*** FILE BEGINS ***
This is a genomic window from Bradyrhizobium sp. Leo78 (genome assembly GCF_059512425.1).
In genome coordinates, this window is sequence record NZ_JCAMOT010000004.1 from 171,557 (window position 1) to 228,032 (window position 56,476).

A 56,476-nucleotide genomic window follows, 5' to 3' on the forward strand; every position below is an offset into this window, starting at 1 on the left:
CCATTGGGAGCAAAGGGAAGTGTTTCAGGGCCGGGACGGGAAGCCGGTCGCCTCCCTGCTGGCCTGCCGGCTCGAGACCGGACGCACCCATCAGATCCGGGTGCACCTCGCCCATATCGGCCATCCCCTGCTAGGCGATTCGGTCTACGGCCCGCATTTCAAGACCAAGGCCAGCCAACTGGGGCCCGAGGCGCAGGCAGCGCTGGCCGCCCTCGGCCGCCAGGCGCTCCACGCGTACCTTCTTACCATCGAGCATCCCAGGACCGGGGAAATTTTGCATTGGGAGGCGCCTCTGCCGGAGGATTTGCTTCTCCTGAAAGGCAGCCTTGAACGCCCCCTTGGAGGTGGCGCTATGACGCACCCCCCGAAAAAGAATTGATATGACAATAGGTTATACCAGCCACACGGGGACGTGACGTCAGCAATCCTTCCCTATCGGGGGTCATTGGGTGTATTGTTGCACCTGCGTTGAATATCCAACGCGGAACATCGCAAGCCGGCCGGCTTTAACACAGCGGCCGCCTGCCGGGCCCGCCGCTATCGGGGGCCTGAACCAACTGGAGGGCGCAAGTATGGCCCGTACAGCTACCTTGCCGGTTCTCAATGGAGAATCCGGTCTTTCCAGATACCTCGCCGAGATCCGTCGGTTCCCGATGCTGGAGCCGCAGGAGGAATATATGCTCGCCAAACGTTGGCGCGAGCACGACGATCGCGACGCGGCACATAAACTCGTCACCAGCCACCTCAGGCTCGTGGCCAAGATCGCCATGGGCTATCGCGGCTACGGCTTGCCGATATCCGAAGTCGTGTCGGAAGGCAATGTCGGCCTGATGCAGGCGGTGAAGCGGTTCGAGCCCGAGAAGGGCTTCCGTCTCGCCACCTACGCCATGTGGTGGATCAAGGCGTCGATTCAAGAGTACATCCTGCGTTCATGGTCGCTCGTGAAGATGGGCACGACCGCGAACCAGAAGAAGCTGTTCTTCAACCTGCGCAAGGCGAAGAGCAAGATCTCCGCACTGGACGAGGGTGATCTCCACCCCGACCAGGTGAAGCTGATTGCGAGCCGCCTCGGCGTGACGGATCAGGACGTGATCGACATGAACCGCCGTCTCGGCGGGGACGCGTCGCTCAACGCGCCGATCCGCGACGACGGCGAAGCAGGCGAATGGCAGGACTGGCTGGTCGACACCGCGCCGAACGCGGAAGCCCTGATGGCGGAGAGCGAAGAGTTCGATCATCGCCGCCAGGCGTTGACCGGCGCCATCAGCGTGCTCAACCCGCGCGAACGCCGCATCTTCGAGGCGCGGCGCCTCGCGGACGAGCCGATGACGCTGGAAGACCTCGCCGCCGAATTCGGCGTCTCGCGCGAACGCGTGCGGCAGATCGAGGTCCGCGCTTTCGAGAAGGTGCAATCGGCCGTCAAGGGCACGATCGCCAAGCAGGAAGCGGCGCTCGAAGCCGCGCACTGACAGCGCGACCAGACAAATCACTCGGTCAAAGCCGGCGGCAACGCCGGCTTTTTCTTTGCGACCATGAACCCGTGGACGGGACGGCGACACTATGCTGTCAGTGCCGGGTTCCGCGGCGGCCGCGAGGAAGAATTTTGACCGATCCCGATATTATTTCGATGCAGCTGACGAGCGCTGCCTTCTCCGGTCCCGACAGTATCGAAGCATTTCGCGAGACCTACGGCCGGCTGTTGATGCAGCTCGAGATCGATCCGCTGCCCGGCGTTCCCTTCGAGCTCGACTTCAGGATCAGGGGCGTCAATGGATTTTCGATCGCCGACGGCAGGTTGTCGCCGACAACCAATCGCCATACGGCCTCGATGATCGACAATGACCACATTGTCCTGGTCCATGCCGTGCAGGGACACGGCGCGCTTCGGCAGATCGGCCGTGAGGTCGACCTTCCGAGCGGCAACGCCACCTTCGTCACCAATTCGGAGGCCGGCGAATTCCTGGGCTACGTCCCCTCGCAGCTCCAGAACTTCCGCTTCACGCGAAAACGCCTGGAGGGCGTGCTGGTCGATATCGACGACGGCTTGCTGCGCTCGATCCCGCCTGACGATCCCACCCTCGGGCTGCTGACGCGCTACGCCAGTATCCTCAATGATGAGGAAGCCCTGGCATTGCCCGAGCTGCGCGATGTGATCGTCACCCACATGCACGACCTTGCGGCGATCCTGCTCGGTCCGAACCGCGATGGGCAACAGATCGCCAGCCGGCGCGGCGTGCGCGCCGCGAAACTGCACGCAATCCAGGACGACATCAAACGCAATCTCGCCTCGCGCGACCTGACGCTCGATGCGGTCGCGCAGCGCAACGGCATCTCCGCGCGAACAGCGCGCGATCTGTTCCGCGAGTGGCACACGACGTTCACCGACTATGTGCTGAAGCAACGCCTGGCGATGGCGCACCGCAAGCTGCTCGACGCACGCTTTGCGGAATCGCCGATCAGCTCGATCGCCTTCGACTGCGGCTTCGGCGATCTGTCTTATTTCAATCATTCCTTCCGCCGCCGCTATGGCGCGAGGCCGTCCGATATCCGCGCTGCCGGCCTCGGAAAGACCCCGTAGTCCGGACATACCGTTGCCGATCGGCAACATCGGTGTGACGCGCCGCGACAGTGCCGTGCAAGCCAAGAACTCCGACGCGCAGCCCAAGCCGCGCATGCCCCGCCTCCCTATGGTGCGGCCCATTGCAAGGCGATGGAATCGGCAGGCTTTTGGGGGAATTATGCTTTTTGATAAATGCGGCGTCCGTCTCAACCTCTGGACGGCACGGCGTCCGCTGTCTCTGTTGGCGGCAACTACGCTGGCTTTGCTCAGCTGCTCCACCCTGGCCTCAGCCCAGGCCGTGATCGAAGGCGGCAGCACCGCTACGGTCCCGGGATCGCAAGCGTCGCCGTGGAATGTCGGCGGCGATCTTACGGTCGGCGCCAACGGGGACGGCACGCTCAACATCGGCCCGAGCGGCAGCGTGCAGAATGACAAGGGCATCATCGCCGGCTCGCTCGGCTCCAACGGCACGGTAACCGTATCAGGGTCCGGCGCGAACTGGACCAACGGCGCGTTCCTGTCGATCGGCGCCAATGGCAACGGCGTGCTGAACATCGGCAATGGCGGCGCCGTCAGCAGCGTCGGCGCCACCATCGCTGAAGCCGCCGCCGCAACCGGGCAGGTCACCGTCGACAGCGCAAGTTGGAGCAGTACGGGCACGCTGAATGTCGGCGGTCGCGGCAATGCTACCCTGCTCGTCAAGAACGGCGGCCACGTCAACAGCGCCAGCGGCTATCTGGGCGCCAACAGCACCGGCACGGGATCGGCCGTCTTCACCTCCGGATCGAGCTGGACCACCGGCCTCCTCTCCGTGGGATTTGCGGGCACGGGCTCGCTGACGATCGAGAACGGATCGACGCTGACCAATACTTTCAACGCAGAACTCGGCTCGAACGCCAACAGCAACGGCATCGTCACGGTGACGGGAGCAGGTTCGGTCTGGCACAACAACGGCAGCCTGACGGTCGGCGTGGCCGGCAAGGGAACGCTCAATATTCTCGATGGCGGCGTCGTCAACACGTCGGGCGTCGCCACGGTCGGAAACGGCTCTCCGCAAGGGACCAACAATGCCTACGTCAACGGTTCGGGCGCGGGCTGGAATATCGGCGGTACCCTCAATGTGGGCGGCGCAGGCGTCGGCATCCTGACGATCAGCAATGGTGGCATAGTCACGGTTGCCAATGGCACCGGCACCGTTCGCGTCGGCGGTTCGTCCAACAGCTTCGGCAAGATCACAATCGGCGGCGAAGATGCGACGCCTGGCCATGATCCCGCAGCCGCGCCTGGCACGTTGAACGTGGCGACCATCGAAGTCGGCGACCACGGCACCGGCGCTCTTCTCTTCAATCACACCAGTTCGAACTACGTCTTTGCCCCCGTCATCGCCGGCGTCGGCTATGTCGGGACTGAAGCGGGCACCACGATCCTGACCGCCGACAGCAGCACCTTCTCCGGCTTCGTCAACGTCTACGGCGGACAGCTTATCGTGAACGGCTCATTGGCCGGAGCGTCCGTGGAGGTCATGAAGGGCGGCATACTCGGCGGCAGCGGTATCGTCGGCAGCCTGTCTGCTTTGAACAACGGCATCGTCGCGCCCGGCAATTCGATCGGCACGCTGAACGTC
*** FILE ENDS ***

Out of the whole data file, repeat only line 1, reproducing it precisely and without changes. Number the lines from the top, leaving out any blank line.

This is a genomic window from Bradyrhizobium sp. Leo78 (genome assembly GCF_059512425.1).